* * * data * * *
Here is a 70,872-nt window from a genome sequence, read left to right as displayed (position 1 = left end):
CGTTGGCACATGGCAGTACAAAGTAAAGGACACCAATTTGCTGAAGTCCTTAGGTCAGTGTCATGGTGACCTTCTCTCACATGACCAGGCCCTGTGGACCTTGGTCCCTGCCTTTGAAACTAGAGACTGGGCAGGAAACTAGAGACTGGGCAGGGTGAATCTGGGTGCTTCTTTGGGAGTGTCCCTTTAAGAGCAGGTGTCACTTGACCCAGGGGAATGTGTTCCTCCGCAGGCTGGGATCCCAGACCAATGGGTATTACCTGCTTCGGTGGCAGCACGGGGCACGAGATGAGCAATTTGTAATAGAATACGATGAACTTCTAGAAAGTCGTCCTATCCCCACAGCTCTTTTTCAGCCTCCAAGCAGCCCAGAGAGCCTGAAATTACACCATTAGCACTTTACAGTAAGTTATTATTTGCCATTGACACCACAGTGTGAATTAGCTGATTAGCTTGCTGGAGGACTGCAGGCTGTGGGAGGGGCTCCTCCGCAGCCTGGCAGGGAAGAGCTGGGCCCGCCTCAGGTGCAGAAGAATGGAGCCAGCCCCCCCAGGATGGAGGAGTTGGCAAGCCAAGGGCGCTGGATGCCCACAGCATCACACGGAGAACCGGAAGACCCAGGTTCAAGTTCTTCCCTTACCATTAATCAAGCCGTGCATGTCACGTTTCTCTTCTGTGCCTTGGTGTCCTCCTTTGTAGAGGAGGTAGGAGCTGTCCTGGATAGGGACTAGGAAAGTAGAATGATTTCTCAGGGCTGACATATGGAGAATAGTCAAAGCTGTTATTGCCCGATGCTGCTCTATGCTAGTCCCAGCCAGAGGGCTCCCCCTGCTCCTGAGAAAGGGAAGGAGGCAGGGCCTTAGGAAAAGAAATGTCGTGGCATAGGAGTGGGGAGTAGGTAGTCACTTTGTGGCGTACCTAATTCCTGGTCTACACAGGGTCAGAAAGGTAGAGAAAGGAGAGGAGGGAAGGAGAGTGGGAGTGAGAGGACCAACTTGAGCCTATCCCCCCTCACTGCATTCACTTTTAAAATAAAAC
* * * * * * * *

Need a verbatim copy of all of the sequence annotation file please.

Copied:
Here is a 70,872-nt window from a genome sequence, read left to right as displayed (position 1 = left end):
CGTTGGCACATGGCAGTACAAAGTAAAGGACACCAATTTGCTGAAGTCCTTAGGTCAGTGTCATGGTGACCTTCTCTCACATGACCAGGCCCTGTGGACCTTGGTCCCTGCCTTTGAAACTAGAGACTGGGCAGGAAACTAGAGACTGGGCAGGGTGAATCTGGGTGCTTCTTTGGGAGTGTCCCTTTAAGAGCAGGTGTCACTTGACCCAGGGGAATGTGTTCCTCCGCAGGCTGGGATCCCAGACCAATGGGTATTACCTGCTTCGGTGGCAGCACGGGGCACGAGATGAGCAATTTGTAATAGAATACGATGAACTTCTAGAAAGTCGTCCTATCCCCACAGCTCTTTTTCAGCCTCCAAGCAGCCCAGAGAGCCTGAAATTACACCATTAGCACTTTACAGTAAGTTATTATTTGCCATTGACACCACAGTGTGAATTAGCTGATTAGCTTGCTGGAGGACTGCAGGCTGTGGGAGGGGCTCCTCCGCAGCCTGGCAGGGAAGAGCTGGGCCCGCCTCAGGTGCAGAAGAATGGAGCCAGCCCCCCCAGGATGGAGGAGTTGGCAAGCCAAGGGCGCTGGATGCCCACAGCATCACACGGAGAACCGGAAGACCCAGGTTCAAGTTCTTCCCTTACCATTAATCAAGCCGTGCATGTCACGTTTCTCTTCTGTGCCTTGGTGTCCTCCTTTGTAGAGGAGGTAGGAGCTGTCCTGGATAGGGACTAGGAAAGTAGAATGATTTCTCAGGGCTGACATATGGAGAATAGTCAAAGCTGTTATTGCCCGATGCTGCTCTATGCTAGTCCCAGCCAGAGGGCTCCCCCTGCTCCTGAGAAAGGGAAGGAGGCAGGGCCTTAGGAAAAGAAATGTCGTGGCATAGGAGTGGGGAGTAGGTAGTCACTTTGTGGCGTACCTAATTCCTGGTCTACACAGGGTCAGAAAGGTAGAGAAAGGAGAGGAGGGAAGGAGAGTGGGAGTGAGAGGACCAACTTGAGCCTATCCCCCCTCACTGCATTCACTTTTAAAATAAAAC